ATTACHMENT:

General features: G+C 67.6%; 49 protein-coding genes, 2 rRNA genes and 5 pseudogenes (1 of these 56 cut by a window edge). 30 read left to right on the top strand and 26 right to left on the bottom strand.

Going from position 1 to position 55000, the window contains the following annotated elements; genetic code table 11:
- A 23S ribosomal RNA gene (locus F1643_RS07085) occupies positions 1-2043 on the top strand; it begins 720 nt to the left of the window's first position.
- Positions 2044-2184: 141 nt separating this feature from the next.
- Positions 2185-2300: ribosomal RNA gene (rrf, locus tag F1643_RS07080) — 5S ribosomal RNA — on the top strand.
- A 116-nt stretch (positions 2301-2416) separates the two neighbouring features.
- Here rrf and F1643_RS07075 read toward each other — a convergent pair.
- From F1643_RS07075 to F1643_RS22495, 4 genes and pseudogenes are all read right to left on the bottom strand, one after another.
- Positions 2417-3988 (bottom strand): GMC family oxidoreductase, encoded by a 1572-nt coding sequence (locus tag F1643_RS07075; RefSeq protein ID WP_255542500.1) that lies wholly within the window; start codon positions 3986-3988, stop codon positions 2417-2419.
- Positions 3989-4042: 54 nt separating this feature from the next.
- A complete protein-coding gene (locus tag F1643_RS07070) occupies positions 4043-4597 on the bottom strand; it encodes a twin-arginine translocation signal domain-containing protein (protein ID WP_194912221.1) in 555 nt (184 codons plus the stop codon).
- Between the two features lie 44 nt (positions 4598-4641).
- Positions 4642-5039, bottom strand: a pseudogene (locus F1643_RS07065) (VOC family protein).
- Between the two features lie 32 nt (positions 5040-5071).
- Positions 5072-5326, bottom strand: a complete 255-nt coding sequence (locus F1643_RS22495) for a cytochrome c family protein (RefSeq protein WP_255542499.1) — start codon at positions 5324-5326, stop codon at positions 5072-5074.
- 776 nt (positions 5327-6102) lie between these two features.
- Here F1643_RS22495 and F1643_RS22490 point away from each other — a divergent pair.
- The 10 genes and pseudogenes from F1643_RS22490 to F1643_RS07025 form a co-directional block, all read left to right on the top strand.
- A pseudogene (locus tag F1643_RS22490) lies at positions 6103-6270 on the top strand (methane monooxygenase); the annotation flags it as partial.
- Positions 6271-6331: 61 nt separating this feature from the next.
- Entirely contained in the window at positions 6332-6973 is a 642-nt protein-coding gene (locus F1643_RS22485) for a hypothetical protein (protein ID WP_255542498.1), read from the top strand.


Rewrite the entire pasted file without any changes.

General features: G+C 67.6%; 49 protein-coding genes, 2 rRNA genes and 5 pseudogenes (1 of these 56 cut by a window edge). 30 read left to right on the top strand and 26 right to left on the bottom strand.

Going from position 1 to position 55000, the window contains the following annotated elements; genetic code table 11:
- A 23S ribosomal RNA gene (locus F1643_RS07085) occupies positions 1-2043 on the top strand; it begins 720 nt to the left of the window's first position.
- Positions 2044-2184: 141 nt separating this feature from the next.
- Positions 2185-2300: ribosomal RNA gene (rrf, locus tag F1643_RS07080) — 5S ribosomal RNA — on the top strand.
- A 116-nt stretch (positions 2301-2416) separates the two neighbouring features.
- Here rrf and F1643_RS07075 read toward each other — a convergent pair.
- From F1643_RS07075 to F1643_RS22495, 4 genes and pseudogenes are all read right to left on the bottom strand, one after another.
- Positions 2417-3988 (bottom strand): GMC family oxidoreductase, encoded by a 1572-nt coding sequence (locus tag F1643_RS07075; RefSeq protein ID WP_255542500.1) that lies wholly within the window; start codon positions 3986-3988, stop codon positions 2417-2419.
- Positions 3989-4042: 54 nt separating this feature from the next.
- A complete protein-coding gene (locus tag F1643_RS07070) occupies positions 4043-4597 on the bottom strand; it encodes a twin-arginine translocation signal domain-containing protein (protein ID WP_194912221.1) in 555 nt (184 codons plus the stop codon).
- Between the two features lie 44 nt (positions 4598-4641).
- Positions 4642-5039, bottom strand: a pseudogene (locus F1643_RS07065) (VOC family protein).
- Between the two features lie 32 nt (positions 5040-5071).
- Positions 5072-5326, bottom strand: a complete 255-nt coding sequence (locus F1643_RS22495) for a cytochrome c family protein (RefSeq protein WP_255542499.1) — start codon at positions 5324-5326, stop codon at positions 5072-5074.
- 776 nt (positions 5327-6102) lie between these two features.
- Here F1643_RS22495 and F1643_RS22490 point away from each other — a divergent pair.
- The 10 genes and pseudogenes from F1643_RS22490 to F1643_RS07025 form a co-directional block, all read left to right on the top strand.
- A pseudogene (locus tag F1643_RS22490) lies at positions 6103-6270 on the top strand (methane monooxygenase); the annotation flags it as partial.
- Positions 6271-6331: 61 nt separating this feature from the next.
- Entirely contained in the window at positions 6332-6973 is a 642-nt protein-coding gene (locus F1643_RS22485) for a hypothetical protein (protein ID WP_255542498.1), read from the top strand.